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Distressed bear could cost taxpayers thousands

A wild bear in University Park called for response from nearly 20 officers or game wardens for the nearly 15-hour public safety emergency Monday, July 16, in Grand Forks, costing taxpayers thousands of dollars.

A black bear peers down between the limbs of a cottonwood tree in Grand Forks' University Park on Monday afternoon, July 16. The bear was tranquilized and removed from the tree by Grand Forks police officers, but it later was euthanized due to its health. Nick Nelson / Forum News Service
A black bear peers down between the limbs of a cottonwood tree in Grand Forks' University Park on Monday afternoon. The bear was tranquilized and removed alive by Grand Forks police officers from the tree, but was later euthanized due to its health. Nick Nelson / Grand Forks Herald

A wild bear in University Park called for response from nearly 20 officers or game wardens for the nearly 15-hour public safety emergency Monday, July 16, in Grand Forks, costing taxpayers thousands of dollars.

Lt. Derik Zimmel of the Grand Forks Police Department said he hopes the encounter can be a learning experience for the department.

"Obviously having something take all day like that is not ideal," he said. "But once the bear was up there in the tree and there was a big crowd sitting around, there were not a lot of options at that point."

The first report of a bear near the Industrial Park came in around 4:30 a.m. Monday. Officers unsuccessfully tried to scare the bear out of Grand Forks, but it instead ventured toward University Park and climbed into a tree around 9 a.m. The bear climbed down and walked toward a neighborhood before settling again in a tree inside the park.

Police closed the park and warned residents to stay away from the area, but spectators gathered near the park edges to watch. The crowd heightened public safety concerns, Zimmel said.

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MORE UNIVERSITY BEAR COVERAGE: 

The bear eventually was sedated with help from Red River Zoo veterinarian Dr. Tom Colville. It was lifted with a crane by one leg from the tree and transported to a Department of Game and Fish lab in Bismarck by a private citizen.
The bear was euthanized because it would likely wander into a city again if relocated, Colville said. The high stress and sedatives also affected its chances of survival if released.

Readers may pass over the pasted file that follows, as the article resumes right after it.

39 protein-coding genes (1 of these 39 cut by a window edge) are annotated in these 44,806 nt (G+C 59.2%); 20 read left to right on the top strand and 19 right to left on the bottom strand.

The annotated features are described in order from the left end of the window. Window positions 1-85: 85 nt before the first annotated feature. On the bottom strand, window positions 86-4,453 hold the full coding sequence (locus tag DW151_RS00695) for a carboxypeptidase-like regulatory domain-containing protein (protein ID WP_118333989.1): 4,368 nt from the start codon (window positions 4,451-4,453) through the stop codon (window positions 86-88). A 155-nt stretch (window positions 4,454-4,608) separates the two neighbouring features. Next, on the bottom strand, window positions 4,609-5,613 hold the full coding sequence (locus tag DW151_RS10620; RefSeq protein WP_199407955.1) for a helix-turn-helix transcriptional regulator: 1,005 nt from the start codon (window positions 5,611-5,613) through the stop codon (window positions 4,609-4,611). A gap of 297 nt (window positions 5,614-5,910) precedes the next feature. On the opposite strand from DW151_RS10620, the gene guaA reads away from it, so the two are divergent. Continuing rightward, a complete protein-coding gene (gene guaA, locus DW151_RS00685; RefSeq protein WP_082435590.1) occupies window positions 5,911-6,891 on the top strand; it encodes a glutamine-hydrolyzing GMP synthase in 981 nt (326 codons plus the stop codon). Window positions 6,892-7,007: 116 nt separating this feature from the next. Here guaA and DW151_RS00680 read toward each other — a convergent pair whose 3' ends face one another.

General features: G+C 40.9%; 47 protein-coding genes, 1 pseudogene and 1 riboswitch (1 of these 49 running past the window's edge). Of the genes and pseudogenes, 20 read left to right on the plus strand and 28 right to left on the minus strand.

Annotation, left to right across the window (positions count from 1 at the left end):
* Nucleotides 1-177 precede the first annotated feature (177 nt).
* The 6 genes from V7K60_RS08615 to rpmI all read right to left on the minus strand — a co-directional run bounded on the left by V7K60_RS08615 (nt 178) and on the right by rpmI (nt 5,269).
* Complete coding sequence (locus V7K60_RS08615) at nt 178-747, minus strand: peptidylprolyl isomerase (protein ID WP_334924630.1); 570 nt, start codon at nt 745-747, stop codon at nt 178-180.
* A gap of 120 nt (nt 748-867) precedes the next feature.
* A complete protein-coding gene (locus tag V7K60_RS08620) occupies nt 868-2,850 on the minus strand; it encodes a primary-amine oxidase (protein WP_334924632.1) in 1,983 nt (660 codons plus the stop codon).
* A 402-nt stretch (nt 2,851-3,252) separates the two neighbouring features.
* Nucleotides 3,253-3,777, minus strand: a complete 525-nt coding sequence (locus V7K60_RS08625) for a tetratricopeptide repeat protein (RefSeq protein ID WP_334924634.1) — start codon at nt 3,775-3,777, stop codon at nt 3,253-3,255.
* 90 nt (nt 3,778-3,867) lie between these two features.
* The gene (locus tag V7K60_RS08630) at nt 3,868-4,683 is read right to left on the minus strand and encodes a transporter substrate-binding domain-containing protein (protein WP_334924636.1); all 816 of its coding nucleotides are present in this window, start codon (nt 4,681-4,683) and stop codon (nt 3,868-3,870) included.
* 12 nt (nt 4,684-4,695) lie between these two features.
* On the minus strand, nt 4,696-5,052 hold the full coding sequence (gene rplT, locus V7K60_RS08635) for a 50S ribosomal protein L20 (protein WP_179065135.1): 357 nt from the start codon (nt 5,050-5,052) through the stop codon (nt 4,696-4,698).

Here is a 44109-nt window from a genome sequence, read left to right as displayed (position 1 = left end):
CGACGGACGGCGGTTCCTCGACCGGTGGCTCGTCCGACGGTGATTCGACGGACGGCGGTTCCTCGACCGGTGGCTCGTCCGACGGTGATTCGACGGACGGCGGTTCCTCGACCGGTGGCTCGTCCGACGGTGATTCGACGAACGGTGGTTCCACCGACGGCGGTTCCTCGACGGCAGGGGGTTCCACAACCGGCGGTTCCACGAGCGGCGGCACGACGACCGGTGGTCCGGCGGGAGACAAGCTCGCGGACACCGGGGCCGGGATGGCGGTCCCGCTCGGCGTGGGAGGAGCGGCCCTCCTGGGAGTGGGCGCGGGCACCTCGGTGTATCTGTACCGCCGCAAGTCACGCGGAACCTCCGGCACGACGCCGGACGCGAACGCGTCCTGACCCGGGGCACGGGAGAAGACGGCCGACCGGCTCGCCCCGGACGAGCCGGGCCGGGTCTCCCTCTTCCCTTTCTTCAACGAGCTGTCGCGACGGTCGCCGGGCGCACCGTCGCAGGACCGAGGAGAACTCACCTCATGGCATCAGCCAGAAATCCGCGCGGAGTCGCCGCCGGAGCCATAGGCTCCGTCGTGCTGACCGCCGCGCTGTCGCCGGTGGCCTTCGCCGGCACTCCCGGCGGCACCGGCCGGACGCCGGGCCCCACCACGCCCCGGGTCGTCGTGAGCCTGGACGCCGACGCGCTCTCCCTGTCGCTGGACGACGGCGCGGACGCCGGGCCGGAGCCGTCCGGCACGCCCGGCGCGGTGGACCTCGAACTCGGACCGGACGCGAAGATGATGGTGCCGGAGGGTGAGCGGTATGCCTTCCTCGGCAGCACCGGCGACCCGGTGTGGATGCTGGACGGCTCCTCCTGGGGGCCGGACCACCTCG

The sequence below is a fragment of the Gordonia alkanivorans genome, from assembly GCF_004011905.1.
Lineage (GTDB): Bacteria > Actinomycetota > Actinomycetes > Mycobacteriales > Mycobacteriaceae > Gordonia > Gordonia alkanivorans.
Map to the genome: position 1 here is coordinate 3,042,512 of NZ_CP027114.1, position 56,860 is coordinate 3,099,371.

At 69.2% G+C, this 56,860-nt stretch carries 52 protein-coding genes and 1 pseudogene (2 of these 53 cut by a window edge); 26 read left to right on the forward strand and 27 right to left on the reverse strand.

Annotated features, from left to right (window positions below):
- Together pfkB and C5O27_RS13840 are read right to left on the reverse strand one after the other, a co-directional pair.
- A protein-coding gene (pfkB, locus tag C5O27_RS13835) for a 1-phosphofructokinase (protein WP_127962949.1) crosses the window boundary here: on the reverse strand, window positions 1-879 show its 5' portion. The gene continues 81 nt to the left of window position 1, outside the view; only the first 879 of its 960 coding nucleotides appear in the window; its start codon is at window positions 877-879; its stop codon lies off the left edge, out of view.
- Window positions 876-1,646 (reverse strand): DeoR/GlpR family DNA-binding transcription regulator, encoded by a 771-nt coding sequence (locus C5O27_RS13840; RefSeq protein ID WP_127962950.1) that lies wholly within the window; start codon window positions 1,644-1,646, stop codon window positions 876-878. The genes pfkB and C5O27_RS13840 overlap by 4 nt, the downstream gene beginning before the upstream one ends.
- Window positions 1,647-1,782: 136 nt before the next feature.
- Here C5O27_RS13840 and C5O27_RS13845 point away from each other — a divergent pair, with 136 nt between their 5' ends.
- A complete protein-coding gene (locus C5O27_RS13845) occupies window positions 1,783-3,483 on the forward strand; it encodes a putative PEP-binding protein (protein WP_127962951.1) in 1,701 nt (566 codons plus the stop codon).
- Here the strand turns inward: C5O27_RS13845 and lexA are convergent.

The large crowd took away options for police to deescalate the situation and still prioritize human safety, Corville said. The spectators may have been what ultimately led to the bear's death, he said.

"I believe officers of the Grand Forks Police Department and the North Dakota Game and Fish Department acted very professionally and appropriately to protect public safety and the welfare of the bear," he said.

The bear will undergo an animal autopsy for research, Grand Forks District Game Warden Blake Riewer said.

Police records show 15 public safety officers helped to control the situation from 4:30 a.m. until about 7:30 p.m. It's hard to determine exactly how much the approximately 65 hours of work cost because salaries vary, Zimmel said.

Riewer said four game wardens also arrived to help. He was on scene for about 15 hours and estimates additional wardens spent between three to nine hours there.

The North Dakota Office of Management and Budget shows that safety officers and game wardens are paid between $24.58 and $40.96 per hour.

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The police department also reimbursed the Red River Zoo for the sedative drugs and darts that were used to sedate the bear, which cost $80. The zoo decided against reimbursement for travel and time, Colville said.

It is unknown if the private citizen who also attempted to tranquilize the bear and transported the animal to Bismarck will be reimbursed. Additional costs for the crane equipment or street barrier assistance also is unknown.

In total, the bear likely cost taxpayers between $2,126 and $3,735, according to a Herald analysis.

If another bear walks into town, Zimmel said he hopes officers will be able to control the situation before the situation turns into a stand off.

Related Topics: RED RIVER ZOO
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